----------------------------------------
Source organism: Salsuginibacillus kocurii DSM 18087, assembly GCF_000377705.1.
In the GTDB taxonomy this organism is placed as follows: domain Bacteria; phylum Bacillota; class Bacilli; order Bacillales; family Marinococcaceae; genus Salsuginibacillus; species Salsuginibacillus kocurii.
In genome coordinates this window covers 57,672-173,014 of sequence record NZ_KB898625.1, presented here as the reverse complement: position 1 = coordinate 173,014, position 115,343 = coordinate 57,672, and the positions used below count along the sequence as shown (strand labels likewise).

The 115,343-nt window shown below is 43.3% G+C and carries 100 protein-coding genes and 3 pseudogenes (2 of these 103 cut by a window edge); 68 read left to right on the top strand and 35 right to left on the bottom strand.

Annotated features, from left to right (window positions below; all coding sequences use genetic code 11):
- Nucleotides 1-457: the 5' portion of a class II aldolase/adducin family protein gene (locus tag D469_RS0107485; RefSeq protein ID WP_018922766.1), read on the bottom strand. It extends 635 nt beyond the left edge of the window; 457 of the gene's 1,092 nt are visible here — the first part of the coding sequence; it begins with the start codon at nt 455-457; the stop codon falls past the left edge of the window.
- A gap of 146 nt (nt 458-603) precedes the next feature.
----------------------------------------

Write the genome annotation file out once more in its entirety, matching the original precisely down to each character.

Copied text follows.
Source organism: Salsuginibacillus kocurii DSM 18087, assembly GCF_000377705.1.
In the GTDB taxonomy this organism is placed as follows: domain Bacteria; phylum Bacillota; class Bacilli; order Bacillales; family Marinococcaceae; genus Salsuginibacillus; species Salsuginibacillus kocurii.
In genome coordinates this window covers 57,672-173,014 of sequence record NZ_KB898625.1, presented here as the reverse complement: position 1 = coordinate 173,014, position 115,343 = coordinate 57,672, and the positions used below count along the sequence as shown (strand labels likewise).

The 115,343-nt window shown below is 43.3% G+C and carries 100 protein-coding genes and 3 pseudogenes (2 of these 103 cut by a window edge); 68 read left to right on the top strand and 35 right to left on the bottom strand.

Annotated features, from left to right (window positions below; all coding sequences use genetic code 11):
- Nucleotides 1-457: the 5' portion of a class II aldolase/adducin family protein gene (locus tag D469_RS0107485; RefSeq protein ID WP_018922766.1), read on the bottom strand. It extends 635 nt beyond the left edge of the window; 457 of the gene's 1,092 nt are visible here — the first part of the coding sequence; it begins with the start codon at nt 455-457; the stop codon falls past the left edge of the window.
- A gap of 146 nt (nt 458-603) precedes the next feature.